Seldom has there been an exciting government report, but the latest offering by the National Academy of Sciences' Institute of Medicine is real food for thought. The study, done by an appointed committee of 16 experts led by Gail Warden, paints the usual dire portrait of the U.S. healthcare system but this time offers a set of concrete ideas for how to begin fixing it.
This isn't a perfect solution, but it does seem like the best blueprint I have read for getting started on a much-needed overhaul of how we provide healthcare in this country. Even more exciting is the fact that the study was commissioned by HHS Secretary Tommy Thompson, who has promised to begin some of the demonstration projects quickly. Thompson seems to realize that you need to spend some money to create a more efficient system that saves money and lives in the long haul.
As the panel notes, "The healthcare delivery system is incapable of meeting the present, let alone the future, needs of the American public." Healthcare providers operate in silos, unable or unwilling to communicate with one another to ensure continuity of care. The system needs to focus on helping people become and stay healthy, not just treating the symptoms of chronic conditions.
But how can substantive change occur when governments are running out of funds to pay for current services? Wisely, the panel says we must start with beta tests, relatively small-scale demonstrations to prove that alternatives work before adopting them globally. But the report pulls no punches in saying that some wise investments are needed to improve information technology and widen access to care.
The five categories of demonstrations recommended in the report are reducing the toll of chronic conditions on patients and communities; building "stellar community health centers"; creating an information and communications technology backbone through which providers can communicate about individual care and care protocols; expanding some statewide health insurance; and developing a new approach to malpractice reform.
Community health centers, which now receive payments per episode of care, should get flexible payments to offer group counseling and education visits, Internet-based communication and care delivery and more extensive care coordination, the report states.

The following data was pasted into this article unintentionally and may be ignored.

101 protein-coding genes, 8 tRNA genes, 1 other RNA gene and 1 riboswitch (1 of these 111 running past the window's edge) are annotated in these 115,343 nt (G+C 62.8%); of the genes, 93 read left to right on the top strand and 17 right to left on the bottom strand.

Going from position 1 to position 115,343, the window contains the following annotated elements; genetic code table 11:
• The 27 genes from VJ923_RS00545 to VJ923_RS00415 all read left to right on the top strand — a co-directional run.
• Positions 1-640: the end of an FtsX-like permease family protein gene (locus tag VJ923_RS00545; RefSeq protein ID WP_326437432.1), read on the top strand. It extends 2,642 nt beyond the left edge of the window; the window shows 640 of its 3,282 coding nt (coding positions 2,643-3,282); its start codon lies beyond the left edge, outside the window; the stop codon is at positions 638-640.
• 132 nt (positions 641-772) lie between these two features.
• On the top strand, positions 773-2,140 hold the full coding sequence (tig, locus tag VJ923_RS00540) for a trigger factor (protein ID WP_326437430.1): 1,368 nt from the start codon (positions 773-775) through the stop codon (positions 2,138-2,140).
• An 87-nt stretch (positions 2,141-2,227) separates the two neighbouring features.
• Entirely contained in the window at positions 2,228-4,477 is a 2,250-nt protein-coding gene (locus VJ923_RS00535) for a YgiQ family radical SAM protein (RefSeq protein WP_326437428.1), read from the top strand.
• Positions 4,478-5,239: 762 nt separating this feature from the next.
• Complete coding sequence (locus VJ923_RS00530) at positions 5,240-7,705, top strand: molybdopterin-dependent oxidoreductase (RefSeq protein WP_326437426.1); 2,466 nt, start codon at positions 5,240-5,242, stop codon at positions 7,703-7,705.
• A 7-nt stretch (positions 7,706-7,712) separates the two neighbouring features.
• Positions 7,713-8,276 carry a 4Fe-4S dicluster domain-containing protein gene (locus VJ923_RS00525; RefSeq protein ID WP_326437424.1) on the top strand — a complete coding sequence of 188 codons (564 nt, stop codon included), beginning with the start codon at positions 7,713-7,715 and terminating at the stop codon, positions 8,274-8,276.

One of the more interesting recommendations is to try to sidestep the tort reform debate by taking injury compensation resolution outside of the courtroom. A nonadversarial mediation system would provide faster compensation to victims, lead to real apologies and "create an environment that encourages providers to report and analyze medical errors and to involve patients in safety-improvement activities," the panel states.
The report also calls for demonstrations in three to five states to expand coverage through tax credits, expand eligibility for public insurance or a combination of the two. Tax credits would be tied to income, while the federal government would step in to expand eligibility under Medicaid or the State Children's Health Insurance Program. Obviously, given states' dire fiscal situations, it would have to be the federal government that pays for such an expansion of coverage, likely through the kind of tax credits that President Bush has been pushing.
This report did not receive the same kind of press attention as some prior IOM reports, but it should have. It really places the onus on the administration to take the lead on health system reform. Healthcare policy has so far taken a back seat to war politics for Bush, but sooner or later he will realize that healthcare is fast becoming voters' No. 1 concern.
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